Before facing Man City in the Premier League early last month, Jurgen Klopp gave a rather cautious pre-match press conference, not wanting to create unnecessary headlines.
But taking issue with a question about Pep Guardiola, the Liverpool manager made his point of view on the Spaniard clear.
“Pep is the best coach in the world,” insisted the German. “I think we would all agree on that. It may be a coincidence that it hasn’t worked out so far in the Champions League.
“But the things he won, the football he plays. If anyone doubts him, I have no idea how that could happen.”
However, when the Spaniard was asked about the praise he had received from his Reds counterpart, there was one thing notably missing from his response.
“I didn’t make a coach to be the best, honestly. I am not,” he told reporters. “Thank you very much, but I’m not. I would like to tell you: “Yes, I am the best”, but I am not.
“If we are successful, I said many times that it is because we were, with my coaching staff, with incredible teams with a lot of money, which the opponents like to hear. I am in the process of learning and enjoying my work. I became a better manager.”
Given the respect between Klopp and Guardiola, it would have been easy enough for the City manager to dismiss that question by doling out exactly the same praise for his German counterpart. However, he chose not to.
And although he denied being the best coach in the world, he admitted that he wishes he could say he is.
By contrast, Klopp has no interest in such labels. He lets his team do the talking on the pitch and prefers the Reds to be perceived as discreet opposition to City’s millions.
However, with Guardiola once again failing to win the Champions League with Man City, with his departure at the hands of Real Madrid, despite leading 5-3 on aggregate heading into the 90th minute of the second leg in the Bernabéu, arriving in the shadow of Klopp leading Liverpool to a third final in five years, coincidence or not, perhaps the Etihad is not the place we should be looking to when the discussion about the best manager in the world arises.
The Balearic has boasted, as he himself has acknowledged, of ‘incredible teams with a lot of money’. However, it seems that money cannot buy you the European Cup.
In his 10 seasons as manager since the last time he won the Champions League in his penultimate season with Barcelona back in 2010/11, first with Bayern Munich and then with Man City after leaving the Camp Nou, he has only come to a final (lost last year against Chelsea).
Meanwhile, Wednesday night’s loss to Real Madrid saw Guardiola suffer semi-final elimination for the fifth time since they were last crowned European champions, losing to Chelsea in 2012, Real Madrid in 2014, Barcelona in 2015. and Atletico Madrid in 2016.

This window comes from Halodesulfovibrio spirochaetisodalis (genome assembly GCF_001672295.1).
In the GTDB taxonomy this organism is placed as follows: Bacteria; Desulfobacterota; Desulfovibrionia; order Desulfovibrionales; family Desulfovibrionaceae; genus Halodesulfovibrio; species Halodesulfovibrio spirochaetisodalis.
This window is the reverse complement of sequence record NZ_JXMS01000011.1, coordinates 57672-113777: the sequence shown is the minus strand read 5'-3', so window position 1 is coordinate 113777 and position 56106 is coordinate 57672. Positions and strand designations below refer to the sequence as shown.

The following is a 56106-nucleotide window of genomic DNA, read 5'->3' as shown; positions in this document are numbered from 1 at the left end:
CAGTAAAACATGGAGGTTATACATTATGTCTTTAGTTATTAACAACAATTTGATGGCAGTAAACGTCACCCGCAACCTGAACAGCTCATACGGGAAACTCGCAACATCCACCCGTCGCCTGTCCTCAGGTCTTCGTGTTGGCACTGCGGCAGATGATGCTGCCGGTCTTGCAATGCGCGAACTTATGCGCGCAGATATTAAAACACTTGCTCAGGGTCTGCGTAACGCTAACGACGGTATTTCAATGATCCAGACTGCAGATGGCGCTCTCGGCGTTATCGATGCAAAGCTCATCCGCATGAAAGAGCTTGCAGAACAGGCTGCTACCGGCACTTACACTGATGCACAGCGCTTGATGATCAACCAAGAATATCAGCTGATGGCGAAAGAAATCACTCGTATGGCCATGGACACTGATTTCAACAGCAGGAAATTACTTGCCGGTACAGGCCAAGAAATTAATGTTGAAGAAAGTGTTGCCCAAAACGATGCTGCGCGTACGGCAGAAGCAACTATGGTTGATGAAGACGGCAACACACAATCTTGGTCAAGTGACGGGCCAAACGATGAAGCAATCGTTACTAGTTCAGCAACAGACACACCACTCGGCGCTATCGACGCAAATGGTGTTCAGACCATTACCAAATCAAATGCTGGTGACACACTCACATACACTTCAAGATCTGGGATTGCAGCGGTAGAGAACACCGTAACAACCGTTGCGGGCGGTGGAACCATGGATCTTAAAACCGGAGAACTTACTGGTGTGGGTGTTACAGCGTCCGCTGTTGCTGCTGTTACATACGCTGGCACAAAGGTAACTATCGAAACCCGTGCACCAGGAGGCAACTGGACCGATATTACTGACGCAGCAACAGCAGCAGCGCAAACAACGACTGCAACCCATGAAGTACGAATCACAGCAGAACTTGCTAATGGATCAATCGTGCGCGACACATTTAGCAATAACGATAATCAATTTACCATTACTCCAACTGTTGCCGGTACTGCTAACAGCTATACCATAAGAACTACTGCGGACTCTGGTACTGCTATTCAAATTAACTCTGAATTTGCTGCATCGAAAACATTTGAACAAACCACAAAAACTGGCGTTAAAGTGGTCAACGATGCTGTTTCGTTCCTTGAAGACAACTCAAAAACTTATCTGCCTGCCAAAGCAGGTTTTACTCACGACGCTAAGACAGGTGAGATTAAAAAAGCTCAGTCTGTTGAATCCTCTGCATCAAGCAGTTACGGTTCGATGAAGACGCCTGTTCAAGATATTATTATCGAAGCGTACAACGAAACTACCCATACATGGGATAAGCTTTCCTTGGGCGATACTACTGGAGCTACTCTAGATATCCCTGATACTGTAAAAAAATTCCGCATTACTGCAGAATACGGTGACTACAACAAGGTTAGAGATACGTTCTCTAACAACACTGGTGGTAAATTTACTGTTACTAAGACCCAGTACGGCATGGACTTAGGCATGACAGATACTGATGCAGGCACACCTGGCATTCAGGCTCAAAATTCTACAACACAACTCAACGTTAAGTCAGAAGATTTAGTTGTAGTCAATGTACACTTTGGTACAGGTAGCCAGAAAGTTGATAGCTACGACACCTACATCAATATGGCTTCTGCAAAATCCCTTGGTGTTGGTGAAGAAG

The Champions League is the prize Man City and Guardiola have longed for most since he took over at the Etihad in 2016, but he suffered a round of 16 exit in his first season before being knocked out in the quarter-finals three years in a row before the last. . final appearance of the year.
He might be chasing a 10th league title as manager this season, but the magic touch has been a bit lacking in Europe. And given that his contract at Man City expires next summer, he may have to concede defeat in his efforts to hand over the Champions League to the Etihad.
Now compare that to Klopp’s own resume, where his Mainz side won promotion to the Bundesliga for the first time in their history in 2003/04, winning back-to-back titles with Borussia Dortmund at the expense of German heavyweights Bayern. Munich before leading took them to the Champions League final, and then ended Liverpool’s 30-year wait to be crowned champions of England, having already won the European Cup at Anfield.
Creating his own incredible sides without the same riches, his achievements surely surpass Guardiola’s. And if he can lead the Reds to an unprecedented quadruple this season, the German will write his name in managerial immortality.
Guardiola recently took issue with Klopp’s earlier praise of his Liverpool players after Mohamed Salah was crowned FWA Footballer of the Year, telling reporters: “Jurgen said, they have the best goalkeeper, the second best second goalkeeper in the world, the best central defender, the best holding midfielder, the best striker, then it is normal that they win all the awards”.
But they are not the best goalkeepers, central defenders, best holding midfielders and best strikers that Liverpool have, they are also the best manager. And that’s why they now find themselves looking to collect all the cups in May, as Guardiola and Man City are bound to watch the Champions League final from home once again. Better luck next year, Pep.